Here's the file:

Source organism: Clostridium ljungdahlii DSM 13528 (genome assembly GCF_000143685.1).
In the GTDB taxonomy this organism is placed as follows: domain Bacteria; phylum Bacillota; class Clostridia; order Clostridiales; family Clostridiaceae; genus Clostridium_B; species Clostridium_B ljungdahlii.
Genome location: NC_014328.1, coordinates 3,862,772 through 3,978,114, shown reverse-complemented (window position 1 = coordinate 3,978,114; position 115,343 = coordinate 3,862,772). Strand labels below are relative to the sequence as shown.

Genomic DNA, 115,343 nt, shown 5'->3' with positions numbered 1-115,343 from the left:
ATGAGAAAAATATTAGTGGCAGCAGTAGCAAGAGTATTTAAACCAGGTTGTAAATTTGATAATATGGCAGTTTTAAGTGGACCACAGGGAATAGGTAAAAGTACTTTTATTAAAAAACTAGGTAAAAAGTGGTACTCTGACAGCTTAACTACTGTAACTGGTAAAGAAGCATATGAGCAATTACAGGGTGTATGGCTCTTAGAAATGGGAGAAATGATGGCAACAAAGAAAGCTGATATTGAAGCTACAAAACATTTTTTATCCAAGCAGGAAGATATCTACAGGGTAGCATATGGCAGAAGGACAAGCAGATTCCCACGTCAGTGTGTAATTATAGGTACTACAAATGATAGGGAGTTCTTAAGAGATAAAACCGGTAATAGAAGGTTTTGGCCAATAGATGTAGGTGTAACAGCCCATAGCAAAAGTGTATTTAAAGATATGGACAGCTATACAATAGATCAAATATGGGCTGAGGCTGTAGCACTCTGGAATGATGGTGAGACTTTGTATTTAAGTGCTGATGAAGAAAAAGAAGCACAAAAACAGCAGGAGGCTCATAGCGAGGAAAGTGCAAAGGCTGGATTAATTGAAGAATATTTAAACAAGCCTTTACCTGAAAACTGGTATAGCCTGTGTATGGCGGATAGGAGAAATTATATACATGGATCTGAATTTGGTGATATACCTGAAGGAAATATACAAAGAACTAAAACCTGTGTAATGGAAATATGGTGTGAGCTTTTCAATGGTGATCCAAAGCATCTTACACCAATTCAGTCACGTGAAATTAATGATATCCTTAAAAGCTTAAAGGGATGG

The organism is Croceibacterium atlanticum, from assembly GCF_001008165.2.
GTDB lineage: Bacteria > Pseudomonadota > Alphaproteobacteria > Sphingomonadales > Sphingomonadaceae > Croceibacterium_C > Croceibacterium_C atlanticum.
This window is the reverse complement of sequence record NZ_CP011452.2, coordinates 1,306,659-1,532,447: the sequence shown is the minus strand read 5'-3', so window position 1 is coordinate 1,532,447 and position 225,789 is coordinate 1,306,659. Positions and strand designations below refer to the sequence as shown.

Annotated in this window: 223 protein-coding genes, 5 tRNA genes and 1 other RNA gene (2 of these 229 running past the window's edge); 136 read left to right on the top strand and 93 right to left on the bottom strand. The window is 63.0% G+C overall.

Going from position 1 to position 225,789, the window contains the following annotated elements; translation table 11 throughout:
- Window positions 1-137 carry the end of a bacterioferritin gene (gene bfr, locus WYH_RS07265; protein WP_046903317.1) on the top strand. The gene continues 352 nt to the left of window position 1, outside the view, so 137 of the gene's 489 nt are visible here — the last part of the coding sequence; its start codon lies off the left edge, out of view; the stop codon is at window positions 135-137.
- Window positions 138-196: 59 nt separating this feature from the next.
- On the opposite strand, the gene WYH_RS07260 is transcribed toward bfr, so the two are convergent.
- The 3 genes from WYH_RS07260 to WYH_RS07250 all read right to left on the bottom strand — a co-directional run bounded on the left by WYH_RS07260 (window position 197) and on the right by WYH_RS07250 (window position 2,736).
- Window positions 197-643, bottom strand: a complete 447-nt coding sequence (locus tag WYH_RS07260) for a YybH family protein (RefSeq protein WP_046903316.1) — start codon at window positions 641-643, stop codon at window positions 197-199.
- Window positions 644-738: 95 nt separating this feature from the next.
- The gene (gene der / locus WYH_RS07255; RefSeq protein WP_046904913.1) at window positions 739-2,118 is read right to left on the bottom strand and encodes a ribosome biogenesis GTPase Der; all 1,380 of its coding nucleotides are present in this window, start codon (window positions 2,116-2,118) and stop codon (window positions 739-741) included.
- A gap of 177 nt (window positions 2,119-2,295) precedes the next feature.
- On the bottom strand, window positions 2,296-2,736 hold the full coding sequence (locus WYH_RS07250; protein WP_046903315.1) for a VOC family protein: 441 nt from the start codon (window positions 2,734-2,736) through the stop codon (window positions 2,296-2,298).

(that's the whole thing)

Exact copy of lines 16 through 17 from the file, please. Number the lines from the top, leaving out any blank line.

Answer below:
- Window positions 644-738: 95 nt separating this feature from the next.
- The gene (gene der / locus WYH_RS07255; RefSeq protein WP_046904913.1) at window positions 739-2,118 is read right to left on the bottom strand and encodes a ribosome biogenesis GTPase Der; all 1,380 of its coding nucleotides are present in this window, start codon (window positions 2,116-2,118) and stop codon (window positions 739-741) included.